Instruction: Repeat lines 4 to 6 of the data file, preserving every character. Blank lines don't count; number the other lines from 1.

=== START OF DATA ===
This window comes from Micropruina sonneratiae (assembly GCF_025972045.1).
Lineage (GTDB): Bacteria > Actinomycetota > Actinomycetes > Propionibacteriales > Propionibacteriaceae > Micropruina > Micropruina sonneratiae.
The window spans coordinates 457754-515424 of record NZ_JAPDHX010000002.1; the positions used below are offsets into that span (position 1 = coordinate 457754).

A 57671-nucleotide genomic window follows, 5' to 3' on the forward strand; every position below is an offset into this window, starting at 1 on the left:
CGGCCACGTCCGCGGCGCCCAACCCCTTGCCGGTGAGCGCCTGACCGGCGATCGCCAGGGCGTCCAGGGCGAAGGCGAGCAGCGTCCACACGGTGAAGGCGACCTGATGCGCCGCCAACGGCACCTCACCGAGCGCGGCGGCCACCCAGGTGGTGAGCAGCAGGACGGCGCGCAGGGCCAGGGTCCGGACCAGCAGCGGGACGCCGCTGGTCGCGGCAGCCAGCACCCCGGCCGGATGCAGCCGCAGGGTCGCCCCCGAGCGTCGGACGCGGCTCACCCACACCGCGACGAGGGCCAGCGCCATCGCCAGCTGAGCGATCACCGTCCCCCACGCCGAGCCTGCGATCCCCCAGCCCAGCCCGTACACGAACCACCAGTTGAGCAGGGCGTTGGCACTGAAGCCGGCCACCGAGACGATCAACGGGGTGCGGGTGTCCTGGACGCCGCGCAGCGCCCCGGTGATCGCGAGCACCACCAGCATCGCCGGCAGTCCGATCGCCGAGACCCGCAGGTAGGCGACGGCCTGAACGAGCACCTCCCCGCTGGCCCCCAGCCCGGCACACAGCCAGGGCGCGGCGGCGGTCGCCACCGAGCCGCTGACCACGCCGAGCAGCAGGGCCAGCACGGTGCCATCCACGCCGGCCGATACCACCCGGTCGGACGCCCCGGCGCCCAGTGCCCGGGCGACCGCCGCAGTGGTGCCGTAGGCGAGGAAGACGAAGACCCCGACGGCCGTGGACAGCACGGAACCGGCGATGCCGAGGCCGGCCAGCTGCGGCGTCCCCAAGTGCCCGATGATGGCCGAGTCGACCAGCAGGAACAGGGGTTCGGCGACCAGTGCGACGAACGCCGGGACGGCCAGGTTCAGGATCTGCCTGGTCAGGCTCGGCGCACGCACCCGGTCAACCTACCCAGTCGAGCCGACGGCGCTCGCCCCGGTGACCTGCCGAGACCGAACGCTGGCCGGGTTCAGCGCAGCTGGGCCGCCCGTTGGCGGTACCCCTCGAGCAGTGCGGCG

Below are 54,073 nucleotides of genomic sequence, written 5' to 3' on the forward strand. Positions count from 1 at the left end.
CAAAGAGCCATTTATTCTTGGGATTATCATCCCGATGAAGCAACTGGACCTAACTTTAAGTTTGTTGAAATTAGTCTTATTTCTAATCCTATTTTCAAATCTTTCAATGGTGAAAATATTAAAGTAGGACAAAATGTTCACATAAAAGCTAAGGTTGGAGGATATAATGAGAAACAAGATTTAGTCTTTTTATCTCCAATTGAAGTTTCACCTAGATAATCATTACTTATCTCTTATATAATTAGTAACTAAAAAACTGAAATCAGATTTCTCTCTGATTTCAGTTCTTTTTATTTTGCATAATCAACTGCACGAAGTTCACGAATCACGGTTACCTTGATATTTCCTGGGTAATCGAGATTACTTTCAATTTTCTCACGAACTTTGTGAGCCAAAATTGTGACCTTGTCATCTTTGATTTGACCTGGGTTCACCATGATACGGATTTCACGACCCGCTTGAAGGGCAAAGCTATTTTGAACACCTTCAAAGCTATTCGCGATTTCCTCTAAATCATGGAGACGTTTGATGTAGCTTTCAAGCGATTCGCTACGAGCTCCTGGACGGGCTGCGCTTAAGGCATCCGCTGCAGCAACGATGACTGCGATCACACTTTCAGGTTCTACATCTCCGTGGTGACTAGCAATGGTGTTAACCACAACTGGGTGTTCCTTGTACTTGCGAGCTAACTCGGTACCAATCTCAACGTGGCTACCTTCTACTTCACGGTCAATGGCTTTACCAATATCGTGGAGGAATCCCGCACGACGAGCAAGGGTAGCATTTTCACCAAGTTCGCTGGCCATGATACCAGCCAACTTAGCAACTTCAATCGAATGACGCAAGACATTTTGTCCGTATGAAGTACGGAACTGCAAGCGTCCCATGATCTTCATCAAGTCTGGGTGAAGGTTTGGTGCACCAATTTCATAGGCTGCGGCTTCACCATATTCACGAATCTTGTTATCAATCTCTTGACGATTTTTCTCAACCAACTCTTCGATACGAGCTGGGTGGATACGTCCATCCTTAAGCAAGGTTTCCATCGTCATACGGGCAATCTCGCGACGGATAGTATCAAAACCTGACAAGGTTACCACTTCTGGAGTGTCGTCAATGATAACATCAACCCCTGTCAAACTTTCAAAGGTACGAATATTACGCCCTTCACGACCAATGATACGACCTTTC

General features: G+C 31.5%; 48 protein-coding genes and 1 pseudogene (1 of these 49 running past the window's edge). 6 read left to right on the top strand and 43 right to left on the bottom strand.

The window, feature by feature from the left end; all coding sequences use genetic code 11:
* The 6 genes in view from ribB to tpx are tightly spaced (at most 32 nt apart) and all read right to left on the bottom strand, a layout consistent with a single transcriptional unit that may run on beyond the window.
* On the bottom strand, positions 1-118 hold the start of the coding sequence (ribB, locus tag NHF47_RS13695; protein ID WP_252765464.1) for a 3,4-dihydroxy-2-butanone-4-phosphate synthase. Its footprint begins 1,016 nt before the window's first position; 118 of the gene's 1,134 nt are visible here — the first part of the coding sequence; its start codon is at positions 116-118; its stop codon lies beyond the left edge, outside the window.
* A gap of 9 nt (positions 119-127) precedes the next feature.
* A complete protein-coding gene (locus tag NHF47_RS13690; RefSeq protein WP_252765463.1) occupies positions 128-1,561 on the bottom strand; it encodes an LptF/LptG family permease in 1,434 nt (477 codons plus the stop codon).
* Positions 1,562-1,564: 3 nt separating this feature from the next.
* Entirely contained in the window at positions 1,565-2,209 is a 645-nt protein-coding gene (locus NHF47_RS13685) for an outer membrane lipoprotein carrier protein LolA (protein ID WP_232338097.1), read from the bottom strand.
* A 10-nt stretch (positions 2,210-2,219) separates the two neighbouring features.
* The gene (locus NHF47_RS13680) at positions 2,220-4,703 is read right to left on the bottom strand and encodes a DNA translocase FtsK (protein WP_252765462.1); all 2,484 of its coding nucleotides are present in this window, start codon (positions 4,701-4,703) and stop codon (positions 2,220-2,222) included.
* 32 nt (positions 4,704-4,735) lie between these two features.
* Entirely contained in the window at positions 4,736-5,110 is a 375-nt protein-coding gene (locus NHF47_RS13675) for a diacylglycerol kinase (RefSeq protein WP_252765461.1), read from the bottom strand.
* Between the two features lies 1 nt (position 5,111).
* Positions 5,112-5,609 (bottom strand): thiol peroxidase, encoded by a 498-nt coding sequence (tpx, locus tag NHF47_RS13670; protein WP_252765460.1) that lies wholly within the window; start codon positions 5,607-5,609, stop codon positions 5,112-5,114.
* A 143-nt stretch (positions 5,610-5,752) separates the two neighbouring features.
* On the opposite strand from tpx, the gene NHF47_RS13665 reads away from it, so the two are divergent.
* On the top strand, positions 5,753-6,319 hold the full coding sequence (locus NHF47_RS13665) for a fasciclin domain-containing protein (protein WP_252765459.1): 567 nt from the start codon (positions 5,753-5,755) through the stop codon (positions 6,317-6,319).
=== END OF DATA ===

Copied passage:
A 57671-nucleotide genomic window follows, 5' to 3' on the forward strand; every position below is an offset into this window, starting at 1 on the left:
CGGCCACGTCCGCGGCGCCCAACCCCTTGCCGGTGAGCGCCTGACCGGCGATCGCCAGGGCGTCCAGGGCGAAGGCGAGCAGCGTCCACACGGTGAAGGCGACCTGATGCGCCGCCAACGGCACCTCACCGAGCGCGGCGGCCACCCAGGTGGTGAGCAGCAGGACGGCGCGCAGGGCCAGGGTCCGGACCAGCAGCGGGACGCCGCTGGTCGCGGCAGCCAGCACCCCGGCCGGATGCAGCCGCAGGGTCGCCCCCGAGCGTCGGACGCGGCTCACCCACACCGCGACGAGGGCCAGCGCCATCGCCAGCTGAGCGATCACCGTCCCCCACGCCGAGCCTGCGATCCCCCAGCCCAGCCCGTACACGAACCACCAGTTGAGCAGGGCGTTGGCACTGAAGCCGGCCACCGAGACGATCAACGGGGTGCGGGTGTCCTGGACGCCGCGCAGCGCCCCGGTGATCGCGAGCACCACCAGCATCGCCGGCAGTCCGATCGCCGAGACCCGCAGGTAGGCGACGGCCTGAACGAGCACCTCCCCGCTGGCCCCCAGCCCGGCACACAGCCAGGGCGCGGCGGCGGTCGCCACCGAGCCGCTGACCACGCCGAGCAGCAGGGCCAGCACGGTGCCATCCACGCCGGCCGATACCACCCGGTCGGACGCCCCGGCGCCCAGTGCCCGGGCGACCGCCGCAGTGGTGCCGTAGGCGAGGAAGACGAAGACCCCGACGGCCGTGGACAGCACGGAACCGGCGATGCCGAGGCCGGCCAGCTGCGGCGTCCCCAAGTGCCCGATGATGGCCGAGTCGACCAGCAGGAACAGGGGTTCGGCGACCAGTGCGACGAACGCCGGGACGGCCAGGTTCAGGATCTGCCTGGTCAGGCTCGGCGCACGCACCCGGTCAACCTACCCAGTCGAGCCGACGGCGCTCGCCCCGGTGACCTGCCGAGACCGAACGCTGGCCGGGTTCAGCGCAGCTGGGCCGCCCGTTGGCGGTACCCCTCGAGCAGTGCGGCG

Below are 54,073 nucleotides of genomic sequence, written 5' to 3' on the forward strand. Positions count from 1 at the left end.